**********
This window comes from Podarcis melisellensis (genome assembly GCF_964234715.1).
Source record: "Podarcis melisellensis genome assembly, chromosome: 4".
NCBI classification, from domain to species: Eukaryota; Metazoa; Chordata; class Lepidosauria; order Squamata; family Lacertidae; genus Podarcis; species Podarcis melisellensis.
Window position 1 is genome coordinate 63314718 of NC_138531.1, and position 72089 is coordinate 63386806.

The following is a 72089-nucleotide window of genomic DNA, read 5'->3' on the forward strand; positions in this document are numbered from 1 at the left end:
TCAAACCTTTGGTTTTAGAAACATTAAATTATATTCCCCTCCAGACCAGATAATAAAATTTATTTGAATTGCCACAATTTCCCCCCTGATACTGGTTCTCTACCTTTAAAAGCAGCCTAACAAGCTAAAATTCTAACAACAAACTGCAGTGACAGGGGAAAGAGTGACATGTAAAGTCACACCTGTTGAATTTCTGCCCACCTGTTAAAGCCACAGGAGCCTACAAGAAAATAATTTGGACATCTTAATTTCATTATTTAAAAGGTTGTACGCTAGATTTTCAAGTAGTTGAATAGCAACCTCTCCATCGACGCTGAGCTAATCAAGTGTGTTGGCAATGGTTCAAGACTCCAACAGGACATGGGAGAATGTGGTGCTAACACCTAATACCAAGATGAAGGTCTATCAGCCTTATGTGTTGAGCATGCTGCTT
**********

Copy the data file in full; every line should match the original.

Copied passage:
This window comes from Podarcis melisellensis (genome assembly GCF_964234715.1).
Source record: "Podarcis melisellensis genome assembly, chromosome: 4".
NCBI classification, from domain to species: Eukaryota; Metazoa; Chordata; class Lepidosauria; order Squamata; family Lacertidae; genus Podarcis; species Podarcis melisellensis.
Window position 1 is genome coordinate 63314718 of NC_138531.1, and position 72089 is coordinate 63386806.

The following is a 72089-nucleotide window of genomic DNA, read 5'->3' on the forward strand; positions in this document are numbered from 1 at the left end:
TCAAACCTTTGGTTTTAGAAACATTAAATTATATTCCCCTCCAGACCAGATAATAAAATTTATTTGAATTGCCACAATTTCCCCCCTGATACTGGTTCTCTACCTTTAAAAGCAGCCTAACAAGCTAAAATTCTAACAACAAACTGCAGTGACAGGGGAAAGAGTGACATGTAAAGTCACACCTGTTGAATTTCTGCCCACCTGTTAAAGCCACAGGAGCCTACAAGAAAATAATTTGGACATCTTAATTTCATTATTTAAAAGGTTGTACGCTAGATTTTCAAGTAGTTGAATAGCAACCTCTCCATCGACGCTGAGCTAATCAAGTGTGTTGGCAATGGTTCAAGACTCCAACAGGACATGGGAGAATGTGGTGCTAACACCTAATACCAAGATGAAGGTCTATCAGCCTTATGTGTTGAGCATGCTGCTT